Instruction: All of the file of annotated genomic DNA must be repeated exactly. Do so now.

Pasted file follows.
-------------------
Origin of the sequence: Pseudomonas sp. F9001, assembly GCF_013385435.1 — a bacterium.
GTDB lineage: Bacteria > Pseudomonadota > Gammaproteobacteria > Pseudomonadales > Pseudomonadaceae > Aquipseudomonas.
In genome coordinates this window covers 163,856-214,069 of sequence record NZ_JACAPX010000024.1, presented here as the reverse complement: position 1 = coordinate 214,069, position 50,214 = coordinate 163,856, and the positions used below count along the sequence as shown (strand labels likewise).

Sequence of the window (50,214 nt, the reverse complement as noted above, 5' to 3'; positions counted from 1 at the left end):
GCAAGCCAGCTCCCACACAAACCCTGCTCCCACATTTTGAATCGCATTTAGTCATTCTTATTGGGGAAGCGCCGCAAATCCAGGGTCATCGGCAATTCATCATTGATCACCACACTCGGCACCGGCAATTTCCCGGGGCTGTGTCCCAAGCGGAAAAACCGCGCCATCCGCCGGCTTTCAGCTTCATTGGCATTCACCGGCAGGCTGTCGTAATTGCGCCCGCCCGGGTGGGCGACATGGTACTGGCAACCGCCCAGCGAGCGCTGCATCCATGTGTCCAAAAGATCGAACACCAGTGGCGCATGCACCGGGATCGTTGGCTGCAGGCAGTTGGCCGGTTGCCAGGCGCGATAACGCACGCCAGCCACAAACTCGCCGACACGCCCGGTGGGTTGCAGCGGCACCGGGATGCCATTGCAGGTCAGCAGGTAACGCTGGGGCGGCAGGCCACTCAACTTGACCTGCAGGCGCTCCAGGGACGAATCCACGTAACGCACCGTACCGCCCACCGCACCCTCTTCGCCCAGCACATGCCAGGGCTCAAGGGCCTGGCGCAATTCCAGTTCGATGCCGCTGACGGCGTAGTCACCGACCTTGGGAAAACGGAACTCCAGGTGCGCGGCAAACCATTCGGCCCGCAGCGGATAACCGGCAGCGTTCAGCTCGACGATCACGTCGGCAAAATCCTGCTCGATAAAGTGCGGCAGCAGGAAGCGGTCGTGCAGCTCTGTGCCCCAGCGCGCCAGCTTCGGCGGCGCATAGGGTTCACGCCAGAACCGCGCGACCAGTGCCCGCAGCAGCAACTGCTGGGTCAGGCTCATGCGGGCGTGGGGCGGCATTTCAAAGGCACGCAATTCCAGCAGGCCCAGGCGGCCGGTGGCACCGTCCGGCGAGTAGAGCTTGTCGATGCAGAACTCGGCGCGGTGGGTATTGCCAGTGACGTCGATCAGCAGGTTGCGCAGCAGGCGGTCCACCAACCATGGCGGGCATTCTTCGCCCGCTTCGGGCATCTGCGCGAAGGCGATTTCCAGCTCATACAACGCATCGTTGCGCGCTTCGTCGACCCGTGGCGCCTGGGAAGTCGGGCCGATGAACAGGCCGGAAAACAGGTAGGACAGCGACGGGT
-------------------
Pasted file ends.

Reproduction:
Origin of the sequence: Pseudomonas sp. F9001, assembly GCF_013385435.1 — a bacterium.
GTDB lineage: Bacteria > Pseudomonadota > Gammaproteobacteria > Pseudomonadales > Pseudomonadaceae > Aquipseudomonas.
In genome coordinates this window covers 163,856-214,069 of sequence record NZ_JACAPX010000024.1, presented here as the reverse complement: position 1 = coordinate 214,069, position 50,214 = coordinate 163,856, and the positions used below count along the sequence as shown (strand labels likewise).

Sequence of the window (50,214 nt, the reverse complement as noted above, 5' to 3'; positions counted from 1 at the left end):
GCAAGCCAGCTCCCACACAAACCCTGCTCCCACATTTTGAATCGCATTTAGTCATTCTTATTGGGGAAGCGCCGCAAATCCAGGGTCATCGGCAATTCATCATTGATCACCACACTCGGCACCGGCAATTTCCCGGGGCTGTGTCCCAAGCGGAAAAACCGCGCCATCCGCCGGCTTTCAGCTTCATTGGCATTCACCGGCAGGCTGTCGTAATTGCGCCCGCCCGGGTGGGCGACATGGTACTGGCAACCGCCCAGCGAGCGCTGCATCCATGTGTCCAAAAGATCGAACACCAGTGGCGCATGCACCGGGATCGTTGGCTGCAGGCAGTTGGCCGGTTGCCAGGCGCGATAACGCACGCCAGCCACAAACTCGCCGACACGCCCGGTGGGTTGCAGCGGCACCGGGATGCCATTGCAGGTCAGCAGGTAACGCTGGGGCGGCAGGCCACTCAACTTGACCTGCAGGCGCTCCAGGGACGAATCCACGTAACGCACCGTACCGCCCACCGCACCCTCTTCGCCCAGCACATGCCAGGGCTCAAGGGCCTGGCGCAATTCCAGTTCGATGCCGCTGACGGCGTAGTCACCGACCTTGGGAAAACGGAACTCCAGGTGCGCGGCAAACCATTCGGCCCGCAGCGGATAACCGGCAGCGTTCAGCTCGACGATCACGTCGGCAAAATCCTGCTCGATAAAGTGCGGCAGCAGGAAGCGGTCGTGCAGCTCTGTGCCCCAGCGCGCCAGCTTCGGCGGCGCATAGGGTTCACGCCAGAACCGCGCGACCAGTGCCCGCAGCAGCAACTGCTGGGTCAGGCTCATGCGGGCGTGGGGCGGCATTTCAAAGGCACGCAATTCCAGCAGGCCCAGGCGGCCGGTGGCACCGTCCGGCGAGTAGAGCTTGTCGATGCAGAACTCGGCGCGGTGGGTATTGCCAGTGACGTCGATCAGCAGGTTGCGCAGCAGGCGGTCCACCAACCATGGCGGGCATTCTTCGCCCGCTTCGGGCATCTGCGCGAAGGCGATTTCCAGCTCATACAACGCATCGTTGCGCGCTTCGTCGACCCGTGGCGCCTGGGAAGTCGGGCCGATGAACAGGCCGGAAAACAGGTAGGACAGCGACGGGT